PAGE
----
Skip Navigation

Federal Communications Commission

English Display Options

Commission Document

Third Order on Reconsideration

Download Options

Released: May 14, 2012

Federal Communications Commission

FCC 12-52

Before the

Federal Communications Commission

Washington, D.C. 20554

In the Matter of
)
)

Connect America Fund
)
WC Docket No. 10-90
)
A National Broadband Plan for Our Future
)
GN Docket No. 09-51
)
Establishing Just and Reasonable Rates for Local
)
WC Docket No. 07-135
Exchange Carriers
)
)

High-Cost Universal Service Support
)
WC Docket No. 05-337
)
Developing a Unified Intercarrier Compensation
)
CC Docket No. 01-92
Regime
)
)

Federal-State Joint Board on Universal Service
)
CC Docket No. 96-45
)
Lifeline and Link-Up
)
WC Docket No. 03-109
)
Universal Service Reform – Mobility Fund
)
WT Docket No. 10-208

THIRD ORDER ON RECONSIDERATION

Adopted: May 14, 2012

Released: May 14, 2012

By the Commission: Commissioner Rosenworcel not participating.
1.
In this Order, we reconsider and clarify certain aspects of the USF/ICC Transformation
Order in response to various petitions for reconsideration and/or clarification.1 The USF/ICC
Transformation Order
represents a careful balancing of policy goals, equities, and budgetary constraints.
This balance was required in order to advance the fundamental goals of universal service and intercarrier
compensation reform within a defined budget while simultaneously providing sufficient transitions for
stakeholders to adapt. While reconsideration of a Commission’s decision may be appropriate when a
petitioner demonstrates that the original order contains a material error or omission, or raises additional
facts that were not known or did not exist until after the petitioner’s last opportunity to present such
matters, if a petition simply repeats arguments that were previously considered and rejected in the
proceeding, due to the balancing involved in this proceeding, we are likely to deny it.2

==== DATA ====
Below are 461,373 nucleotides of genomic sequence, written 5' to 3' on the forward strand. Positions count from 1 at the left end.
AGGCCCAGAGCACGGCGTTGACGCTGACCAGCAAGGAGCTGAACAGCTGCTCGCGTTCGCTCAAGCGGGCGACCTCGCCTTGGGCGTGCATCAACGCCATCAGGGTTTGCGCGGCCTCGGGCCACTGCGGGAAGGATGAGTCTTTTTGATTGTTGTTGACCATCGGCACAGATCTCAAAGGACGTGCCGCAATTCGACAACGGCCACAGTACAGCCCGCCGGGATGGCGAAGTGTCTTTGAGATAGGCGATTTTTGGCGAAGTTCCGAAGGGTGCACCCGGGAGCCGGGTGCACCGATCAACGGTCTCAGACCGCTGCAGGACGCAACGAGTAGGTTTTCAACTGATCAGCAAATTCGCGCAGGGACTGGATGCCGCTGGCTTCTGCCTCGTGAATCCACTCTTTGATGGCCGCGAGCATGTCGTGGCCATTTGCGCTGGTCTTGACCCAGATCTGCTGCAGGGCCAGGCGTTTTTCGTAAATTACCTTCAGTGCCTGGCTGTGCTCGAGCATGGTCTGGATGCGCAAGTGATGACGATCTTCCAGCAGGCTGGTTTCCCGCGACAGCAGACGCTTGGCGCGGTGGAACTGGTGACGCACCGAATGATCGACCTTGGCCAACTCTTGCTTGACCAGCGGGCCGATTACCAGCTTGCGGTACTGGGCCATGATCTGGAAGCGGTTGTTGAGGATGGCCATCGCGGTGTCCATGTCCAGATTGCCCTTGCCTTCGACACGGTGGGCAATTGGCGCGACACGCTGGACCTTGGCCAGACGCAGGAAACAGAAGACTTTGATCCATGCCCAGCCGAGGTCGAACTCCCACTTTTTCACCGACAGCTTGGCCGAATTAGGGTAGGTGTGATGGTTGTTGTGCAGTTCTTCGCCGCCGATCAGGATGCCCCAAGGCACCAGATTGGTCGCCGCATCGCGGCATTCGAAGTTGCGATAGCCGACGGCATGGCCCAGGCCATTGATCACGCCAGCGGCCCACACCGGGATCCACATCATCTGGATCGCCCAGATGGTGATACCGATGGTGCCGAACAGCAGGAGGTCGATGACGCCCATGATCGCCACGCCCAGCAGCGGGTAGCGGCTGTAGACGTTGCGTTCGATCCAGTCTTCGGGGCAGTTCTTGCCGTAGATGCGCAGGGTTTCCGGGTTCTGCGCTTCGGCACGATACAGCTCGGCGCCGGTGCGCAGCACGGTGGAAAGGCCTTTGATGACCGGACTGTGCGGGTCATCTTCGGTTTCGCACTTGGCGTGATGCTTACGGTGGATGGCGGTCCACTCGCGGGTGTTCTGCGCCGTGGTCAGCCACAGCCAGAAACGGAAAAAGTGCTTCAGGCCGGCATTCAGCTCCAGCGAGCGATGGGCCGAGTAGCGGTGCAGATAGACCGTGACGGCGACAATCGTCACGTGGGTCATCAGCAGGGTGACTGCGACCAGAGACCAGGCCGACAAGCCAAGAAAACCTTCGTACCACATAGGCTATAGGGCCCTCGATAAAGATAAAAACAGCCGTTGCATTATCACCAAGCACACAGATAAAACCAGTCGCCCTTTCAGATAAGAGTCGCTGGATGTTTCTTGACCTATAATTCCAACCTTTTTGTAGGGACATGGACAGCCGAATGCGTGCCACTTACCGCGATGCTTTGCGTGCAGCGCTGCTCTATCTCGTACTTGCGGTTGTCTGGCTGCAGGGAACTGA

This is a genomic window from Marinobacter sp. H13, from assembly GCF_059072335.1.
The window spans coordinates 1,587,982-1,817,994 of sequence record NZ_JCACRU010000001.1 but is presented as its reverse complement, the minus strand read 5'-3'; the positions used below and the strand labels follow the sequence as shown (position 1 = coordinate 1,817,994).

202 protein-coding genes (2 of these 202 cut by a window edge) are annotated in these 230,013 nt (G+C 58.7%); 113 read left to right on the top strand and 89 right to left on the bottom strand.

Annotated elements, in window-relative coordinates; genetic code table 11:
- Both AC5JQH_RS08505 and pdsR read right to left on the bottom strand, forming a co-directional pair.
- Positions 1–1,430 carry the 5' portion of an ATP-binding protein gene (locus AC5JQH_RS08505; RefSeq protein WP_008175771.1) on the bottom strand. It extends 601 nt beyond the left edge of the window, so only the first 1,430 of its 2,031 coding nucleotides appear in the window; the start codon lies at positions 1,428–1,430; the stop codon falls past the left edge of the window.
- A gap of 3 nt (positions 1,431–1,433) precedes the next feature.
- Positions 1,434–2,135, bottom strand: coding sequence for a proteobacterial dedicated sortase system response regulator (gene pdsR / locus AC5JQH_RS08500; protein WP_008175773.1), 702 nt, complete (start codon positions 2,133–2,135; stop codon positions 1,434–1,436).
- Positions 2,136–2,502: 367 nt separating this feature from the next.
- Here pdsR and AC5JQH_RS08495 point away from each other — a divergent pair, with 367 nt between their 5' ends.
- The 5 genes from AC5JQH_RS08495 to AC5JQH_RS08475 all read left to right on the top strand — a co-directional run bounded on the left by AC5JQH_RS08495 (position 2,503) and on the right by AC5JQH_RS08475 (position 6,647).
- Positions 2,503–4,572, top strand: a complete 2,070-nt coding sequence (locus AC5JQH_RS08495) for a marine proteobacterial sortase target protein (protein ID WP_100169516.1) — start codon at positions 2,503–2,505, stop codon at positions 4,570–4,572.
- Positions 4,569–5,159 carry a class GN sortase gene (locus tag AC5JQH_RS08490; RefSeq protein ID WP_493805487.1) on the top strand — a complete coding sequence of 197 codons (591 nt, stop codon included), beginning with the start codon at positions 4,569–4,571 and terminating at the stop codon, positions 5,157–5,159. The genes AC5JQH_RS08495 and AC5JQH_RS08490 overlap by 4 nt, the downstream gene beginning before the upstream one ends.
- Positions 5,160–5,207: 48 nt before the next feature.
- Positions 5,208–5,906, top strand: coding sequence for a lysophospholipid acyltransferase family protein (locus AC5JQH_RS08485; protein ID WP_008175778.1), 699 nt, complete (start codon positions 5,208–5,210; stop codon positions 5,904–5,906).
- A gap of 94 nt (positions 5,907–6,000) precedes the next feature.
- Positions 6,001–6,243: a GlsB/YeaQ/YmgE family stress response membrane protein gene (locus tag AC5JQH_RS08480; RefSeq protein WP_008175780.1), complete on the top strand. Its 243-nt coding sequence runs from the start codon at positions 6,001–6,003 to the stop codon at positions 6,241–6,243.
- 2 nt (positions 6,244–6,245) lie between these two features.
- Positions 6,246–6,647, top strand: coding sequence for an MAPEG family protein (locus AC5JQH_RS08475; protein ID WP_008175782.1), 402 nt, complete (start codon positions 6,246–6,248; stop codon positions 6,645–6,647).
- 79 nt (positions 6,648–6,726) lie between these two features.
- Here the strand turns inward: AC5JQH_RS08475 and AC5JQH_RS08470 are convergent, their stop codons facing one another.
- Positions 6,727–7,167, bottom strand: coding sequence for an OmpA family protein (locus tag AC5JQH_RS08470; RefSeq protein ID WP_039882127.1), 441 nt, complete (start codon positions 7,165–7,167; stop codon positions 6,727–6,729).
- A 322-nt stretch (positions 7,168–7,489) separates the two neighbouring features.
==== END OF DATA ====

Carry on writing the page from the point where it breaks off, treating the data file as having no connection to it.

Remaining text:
2.
With this standard in mind, in this Order we take several limited actions stemming from
reconsideration petitions. We grant in part and deny in part petitions relating to certain aspects of eligible


1 See Connect America Fund, WC Docket No. 10-90 et al., Report and Order and Further Notice of Proposed
Rulemaking, 26 FCC Rcd 17663 (2011) (USF/ICC Transformation Order or Order); pets. for review pending sub
nom. In re: FCC 11-161
, No. 11-9900 (10th Cir. filed Dec. 8, 2011); Connect America Fund, WC Docket No. 10-90
et al., Order on Reconsideration, 26 FCC Rcd 17633 (2011); Connect America Fund, WC Docket No. 10-90 et al.,
Second Order on Reconsideration, FCC 12-47 (rel. Apr. 25, 2012) (Second Reconsideration Order).
2 See 47 C.F.R. § 1.429.

Federal Communications Commission

FCC 12-52

telecommunications carrier (ETC) reporting obligations, while maintaining our overall framework for
ETC accountability. We also grant in part and deny in part a petition relating to universal service support
adjustments for carriers with artificially low local rates, making a minor adjustment in the timing for the
sampling of rates to be used in calculating any such adjustments. We also clarify certain implementation
details for both the reporting requirements and the rate floor requirement. In addition, we make a minor
adjustment to the rule relating to the calculation of baseline support for competitive carriers serving
remote areas of Alaska. We also clarify that the framework established for rate-of-return companies to
extend broadband upon reasonable request would take into account any unique circumstances, such as
backhaul costs, that may impact the ability of such companies, in Alaska or elsewhere, to extend
broadband to their customers. We also deny a number of other requests relating to support for carriers
serving Alaska. We deny a request to reconsider which 12 months of revenues will be considered for
purposes of defining Eligible Recovery. Finally, we deny a request to reconsider the use of tariff
forecasts for calculating the baseline for rate-of-return carriers.

I.

REPORTING REQUIREMENTS

A.

Reporting Requirements for State-Designated ETCs

3.
In the USF/ICC Transformation Order, we extended the annual reporting requirements
to all recipients of high-cost/Connect America Fund (CAF) support. Previously, our rules required annual